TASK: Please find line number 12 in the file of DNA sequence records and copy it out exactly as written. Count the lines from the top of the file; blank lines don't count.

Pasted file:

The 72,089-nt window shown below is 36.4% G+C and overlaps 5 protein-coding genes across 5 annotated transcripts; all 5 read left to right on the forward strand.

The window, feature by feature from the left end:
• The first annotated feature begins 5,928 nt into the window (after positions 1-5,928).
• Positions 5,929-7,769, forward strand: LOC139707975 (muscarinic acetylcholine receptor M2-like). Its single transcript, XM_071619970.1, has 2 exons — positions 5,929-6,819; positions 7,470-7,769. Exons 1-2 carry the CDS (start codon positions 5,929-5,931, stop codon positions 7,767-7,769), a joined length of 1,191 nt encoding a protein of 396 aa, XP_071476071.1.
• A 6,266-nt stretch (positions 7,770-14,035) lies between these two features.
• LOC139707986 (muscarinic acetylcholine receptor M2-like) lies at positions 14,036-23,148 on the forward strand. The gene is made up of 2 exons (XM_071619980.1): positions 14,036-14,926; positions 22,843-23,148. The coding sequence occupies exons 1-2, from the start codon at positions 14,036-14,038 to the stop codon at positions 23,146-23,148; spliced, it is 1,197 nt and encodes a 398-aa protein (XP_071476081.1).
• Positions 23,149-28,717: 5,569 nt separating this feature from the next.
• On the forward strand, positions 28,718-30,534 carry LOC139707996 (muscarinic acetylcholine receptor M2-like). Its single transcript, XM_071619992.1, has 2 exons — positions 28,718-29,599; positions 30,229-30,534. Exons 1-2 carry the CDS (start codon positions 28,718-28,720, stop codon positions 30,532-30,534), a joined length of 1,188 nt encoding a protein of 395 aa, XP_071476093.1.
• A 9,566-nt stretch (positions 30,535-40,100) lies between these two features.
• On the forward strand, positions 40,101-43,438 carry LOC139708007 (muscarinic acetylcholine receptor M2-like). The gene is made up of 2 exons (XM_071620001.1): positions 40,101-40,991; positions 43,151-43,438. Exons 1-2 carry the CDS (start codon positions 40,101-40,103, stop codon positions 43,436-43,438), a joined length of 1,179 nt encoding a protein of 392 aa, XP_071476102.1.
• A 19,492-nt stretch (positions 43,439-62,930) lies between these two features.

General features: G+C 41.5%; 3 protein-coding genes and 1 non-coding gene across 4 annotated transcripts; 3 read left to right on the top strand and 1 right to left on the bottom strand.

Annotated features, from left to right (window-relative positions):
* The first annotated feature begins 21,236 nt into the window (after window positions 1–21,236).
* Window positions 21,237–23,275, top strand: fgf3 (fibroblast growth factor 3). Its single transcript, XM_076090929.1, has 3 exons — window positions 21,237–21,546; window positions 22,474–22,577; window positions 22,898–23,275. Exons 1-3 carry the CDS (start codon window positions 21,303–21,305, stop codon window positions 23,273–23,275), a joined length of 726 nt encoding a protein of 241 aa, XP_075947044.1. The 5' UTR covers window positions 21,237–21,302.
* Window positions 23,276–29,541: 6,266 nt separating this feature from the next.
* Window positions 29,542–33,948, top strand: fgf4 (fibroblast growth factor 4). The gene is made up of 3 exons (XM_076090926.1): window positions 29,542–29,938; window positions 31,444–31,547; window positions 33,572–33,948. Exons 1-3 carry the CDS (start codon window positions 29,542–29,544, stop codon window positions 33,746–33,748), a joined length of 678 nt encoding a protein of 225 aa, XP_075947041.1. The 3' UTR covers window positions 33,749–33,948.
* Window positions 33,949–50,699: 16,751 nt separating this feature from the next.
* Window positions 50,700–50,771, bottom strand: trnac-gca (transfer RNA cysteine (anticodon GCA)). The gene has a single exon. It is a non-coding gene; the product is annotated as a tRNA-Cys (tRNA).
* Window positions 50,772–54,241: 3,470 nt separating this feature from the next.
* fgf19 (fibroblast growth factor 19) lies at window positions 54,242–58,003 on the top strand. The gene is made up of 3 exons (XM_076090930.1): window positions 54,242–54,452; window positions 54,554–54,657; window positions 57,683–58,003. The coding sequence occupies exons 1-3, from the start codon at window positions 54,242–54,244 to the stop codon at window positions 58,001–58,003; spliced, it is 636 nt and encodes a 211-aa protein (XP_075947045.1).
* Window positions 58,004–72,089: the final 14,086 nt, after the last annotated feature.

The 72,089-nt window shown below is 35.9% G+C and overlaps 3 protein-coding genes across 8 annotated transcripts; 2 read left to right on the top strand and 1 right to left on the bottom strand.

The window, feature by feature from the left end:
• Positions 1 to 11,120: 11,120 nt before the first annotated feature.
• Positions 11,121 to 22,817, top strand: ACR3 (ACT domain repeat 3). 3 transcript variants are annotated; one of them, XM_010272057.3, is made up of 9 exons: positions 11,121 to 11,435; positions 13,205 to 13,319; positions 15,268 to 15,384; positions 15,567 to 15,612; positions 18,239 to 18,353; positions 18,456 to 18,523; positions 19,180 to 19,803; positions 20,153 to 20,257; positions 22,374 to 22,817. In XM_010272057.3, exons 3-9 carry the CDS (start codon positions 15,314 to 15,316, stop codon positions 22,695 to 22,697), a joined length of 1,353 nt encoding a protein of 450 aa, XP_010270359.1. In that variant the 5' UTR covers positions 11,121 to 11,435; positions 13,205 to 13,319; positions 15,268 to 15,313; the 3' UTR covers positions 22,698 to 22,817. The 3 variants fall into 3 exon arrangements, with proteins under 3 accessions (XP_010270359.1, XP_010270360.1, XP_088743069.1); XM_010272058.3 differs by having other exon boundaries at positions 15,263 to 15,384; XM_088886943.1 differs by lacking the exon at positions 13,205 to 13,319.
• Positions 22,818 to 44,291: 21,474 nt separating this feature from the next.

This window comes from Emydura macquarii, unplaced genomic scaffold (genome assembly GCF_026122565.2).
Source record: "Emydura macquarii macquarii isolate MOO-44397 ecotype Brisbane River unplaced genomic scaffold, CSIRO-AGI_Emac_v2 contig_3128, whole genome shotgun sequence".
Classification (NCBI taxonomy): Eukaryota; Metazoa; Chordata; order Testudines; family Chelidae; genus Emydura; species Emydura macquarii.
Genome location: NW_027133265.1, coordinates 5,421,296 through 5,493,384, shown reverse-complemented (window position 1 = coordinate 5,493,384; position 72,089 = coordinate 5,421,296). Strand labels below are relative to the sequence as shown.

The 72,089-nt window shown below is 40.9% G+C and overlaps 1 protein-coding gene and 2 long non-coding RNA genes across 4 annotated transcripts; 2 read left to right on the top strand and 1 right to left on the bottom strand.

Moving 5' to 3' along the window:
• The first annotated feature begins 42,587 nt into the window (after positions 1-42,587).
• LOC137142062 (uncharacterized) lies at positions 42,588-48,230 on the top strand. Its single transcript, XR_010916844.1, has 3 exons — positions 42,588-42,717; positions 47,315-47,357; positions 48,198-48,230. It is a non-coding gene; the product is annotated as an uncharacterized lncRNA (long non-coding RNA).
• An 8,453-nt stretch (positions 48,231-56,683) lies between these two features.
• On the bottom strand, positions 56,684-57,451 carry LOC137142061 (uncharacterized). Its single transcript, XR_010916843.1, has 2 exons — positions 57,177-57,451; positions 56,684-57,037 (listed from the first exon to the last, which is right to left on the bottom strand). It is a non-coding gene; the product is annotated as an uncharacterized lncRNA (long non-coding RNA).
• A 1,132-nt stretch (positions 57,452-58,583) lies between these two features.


General features: G+C 41.5%; 3 protein-coding genes and 1 non-coding gene across 4 annotated transcripts; 3 read left to right on the top strand and 1 right to left on the bottom strand.